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Old 04-28-2006, 11:50 PM   #11
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Join Date: Sep 2004
Location: Sierra Valley, Northern California, USA
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I make sun tea all the time. But I make it in small quantities so it gets used up faster. I use very hot water to make the tea and let it "brew" in the refrigerator overnight for use the next day. If I do brew it in the sun, it is just for an hour or so, just to get the brewing started and then into the refrigerator it goes. Here is some more information:

Colorado State University Cooperative Extension
SafeFood Rapid Response Network

Is Sun Tea Safe?
Using the natural rays of the sun to make tea is fun and popular in the summer. However, using such a method to make tea is highly discouraged. Sun tea is the perfect medium for bacteria to grow. If the sun tea has a thick or syrupy appearance, it may be due to the presence of a ropy bacteria called Alcaligenes viscolactis. Ropy bacteria are commonly found in soil and water.
Several years ago in Ohio and Washington, several people became ill after drinking tainted ice tea. In Washington it was determined that the tea had been made with tap water only heated to 130 degrees Fahrenheit and left to sit at room temperature for more than 24 hours. As a result, the Centers for Disease Control and the National Tea Association recommend the following when making tea.
  • Brew tea bags at 195 degrees F for three to five minutes.
  • Brew only enough tea that can be consumed within a few hours.
  • Never maintain brewed tea for more than eight hours at room temperature. Discard any unused tea after eight hours.
  • Wash, rinse, and sanitize tea-making equipment regularly.
  • Instead of making "sun tea," brew tea overnight in the refrigerator as you would in the sun.
  • Store tea bags in a dark, cool, and dry place away from strong odors and moisture. Do not store in the refrigerator.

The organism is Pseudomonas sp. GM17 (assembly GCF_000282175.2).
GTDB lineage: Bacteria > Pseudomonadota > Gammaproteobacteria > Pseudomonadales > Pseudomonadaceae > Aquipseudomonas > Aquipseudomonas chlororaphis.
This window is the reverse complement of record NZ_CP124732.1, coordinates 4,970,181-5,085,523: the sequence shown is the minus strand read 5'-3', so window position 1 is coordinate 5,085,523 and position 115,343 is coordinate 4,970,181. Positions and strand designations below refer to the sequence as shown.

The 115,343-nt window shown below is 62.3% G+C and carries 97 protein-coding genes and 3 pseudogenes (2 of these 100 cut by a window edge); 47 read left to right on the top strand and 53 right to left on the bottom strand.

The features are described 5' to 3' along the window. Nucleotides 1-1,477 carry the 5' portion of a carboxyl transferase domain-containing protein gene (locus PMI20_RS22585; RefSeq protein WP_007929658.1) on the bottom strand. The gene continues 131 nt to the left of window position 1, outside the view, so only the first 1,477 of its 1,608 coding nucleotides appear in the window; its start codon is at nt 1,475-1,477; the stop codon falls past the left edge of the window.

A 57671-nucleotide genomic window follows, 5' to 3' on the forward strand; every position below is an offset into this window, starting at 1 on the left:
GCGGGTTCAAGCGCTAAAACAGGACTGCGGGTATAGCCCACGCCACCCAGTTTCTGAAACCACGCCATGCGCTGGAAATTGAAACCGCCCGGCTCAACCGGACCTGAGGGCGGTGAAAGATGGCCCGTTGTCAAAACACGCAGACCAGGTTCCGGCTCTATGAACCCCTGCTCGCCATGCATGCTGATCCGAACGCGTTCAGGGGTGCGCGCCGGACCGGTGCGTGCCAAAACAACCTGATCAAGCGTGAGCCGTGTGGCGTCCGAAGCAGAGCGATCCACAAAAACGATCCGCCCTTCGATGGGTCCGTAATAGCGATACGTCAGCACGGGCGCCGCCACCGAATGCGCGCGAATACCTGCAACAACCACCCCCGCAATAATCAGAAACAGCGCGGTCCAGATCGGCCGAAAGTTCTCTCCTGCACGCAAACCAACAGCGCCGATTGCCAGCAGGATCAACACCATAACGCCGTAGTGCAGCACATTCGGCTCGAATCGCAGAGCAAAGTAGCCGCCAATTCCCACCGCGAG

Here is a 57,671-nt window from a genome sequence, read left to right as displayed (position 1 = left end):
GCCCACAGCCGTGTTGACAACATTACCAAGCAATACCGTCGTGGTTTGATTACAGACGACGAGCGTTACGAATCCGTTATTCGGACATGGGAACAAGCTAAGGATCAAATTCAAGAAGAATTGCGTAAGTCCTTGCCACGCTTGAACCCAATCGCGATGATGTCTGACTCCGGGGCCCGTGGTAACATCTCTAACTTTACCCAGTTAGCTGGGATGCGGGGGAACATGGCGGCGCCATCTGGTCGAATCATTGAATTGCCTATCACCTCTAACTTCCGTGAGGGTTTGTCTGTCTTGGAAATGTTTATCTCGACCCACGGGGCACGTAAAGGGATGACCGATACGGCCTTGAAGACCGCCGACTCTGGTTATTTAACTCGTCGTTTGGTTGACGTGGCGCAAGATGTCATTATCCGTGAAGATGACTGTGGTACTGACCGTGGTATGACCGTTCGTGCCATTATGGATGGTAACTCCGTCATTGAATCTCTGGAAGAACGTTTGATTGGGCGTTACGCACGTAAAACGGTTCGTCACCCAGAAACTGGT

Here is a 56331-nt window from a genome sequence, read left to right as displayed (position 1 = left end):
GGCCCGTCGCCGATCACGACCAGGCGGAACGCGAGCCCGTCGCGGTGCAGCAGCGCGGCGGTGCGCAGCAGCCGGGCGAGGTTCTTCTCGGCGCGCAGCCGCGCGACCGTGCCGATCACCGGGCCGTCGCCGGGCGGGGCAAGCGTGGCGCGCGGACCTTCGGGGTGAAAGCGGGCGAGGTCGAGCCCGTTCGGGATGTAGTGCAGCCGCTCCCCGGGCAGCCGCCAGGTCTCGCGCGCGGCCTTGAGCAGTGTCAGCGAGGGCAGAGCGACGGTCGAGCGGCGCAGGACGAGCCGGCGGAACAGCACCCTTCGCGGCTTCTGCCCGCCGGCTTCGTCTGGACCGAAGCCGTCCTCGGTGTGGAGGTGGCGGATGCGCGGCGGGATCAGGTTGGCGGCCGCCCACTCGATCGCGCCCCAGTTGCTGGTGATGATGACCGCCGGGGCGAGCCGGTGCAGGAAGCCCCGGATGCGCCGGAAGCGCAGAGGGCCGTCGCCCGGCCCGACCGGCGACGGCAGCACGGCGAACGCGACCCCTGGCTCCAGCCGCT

Adapted from "Bacteria-filled iced tea can cause illness," Fort Collins Coloradoan, June 12, 1996, Pat Kendall.

Do what you can, with what you have, where you are.

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26th president of US (1858 - 1919)
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Old 04-29-2006, 02:41 PM   #12
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Join Date: Mar 2006
Location: California
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Uni of Calif. Riverside did a study on sun tea and advised against doing it because of the high bacteria count. Teas is not washed or cleaned in any way so who knows what might be on the leaves. UCR recommended using part boilng water for 5 min. then adding water and refrig. I realize I know no one that has gotten sick from sun tea but..... You could put the jar in the sun after using the boiling water and adding water so it is modified sun tea.

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Old 04-29-2006, 07:22 PM   #13
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Location: Elizabethtown, Kentucky, USA
Posts: 54
Wow! I am so glad I asked the question on sun tea! I had to throw the one that I made yesterday anyway, it didn't taste good because of the old tea bags. I am going to make a fresh batch by boiling tea bags. Thanks, guys!
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Old 04-30-2006, 12:23 PM   #14
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WOW I learned a lot from this thread! Thanks everyone!

You know you can't resist clicking
this link. Your eyes will thank you. VISUAL BLISS
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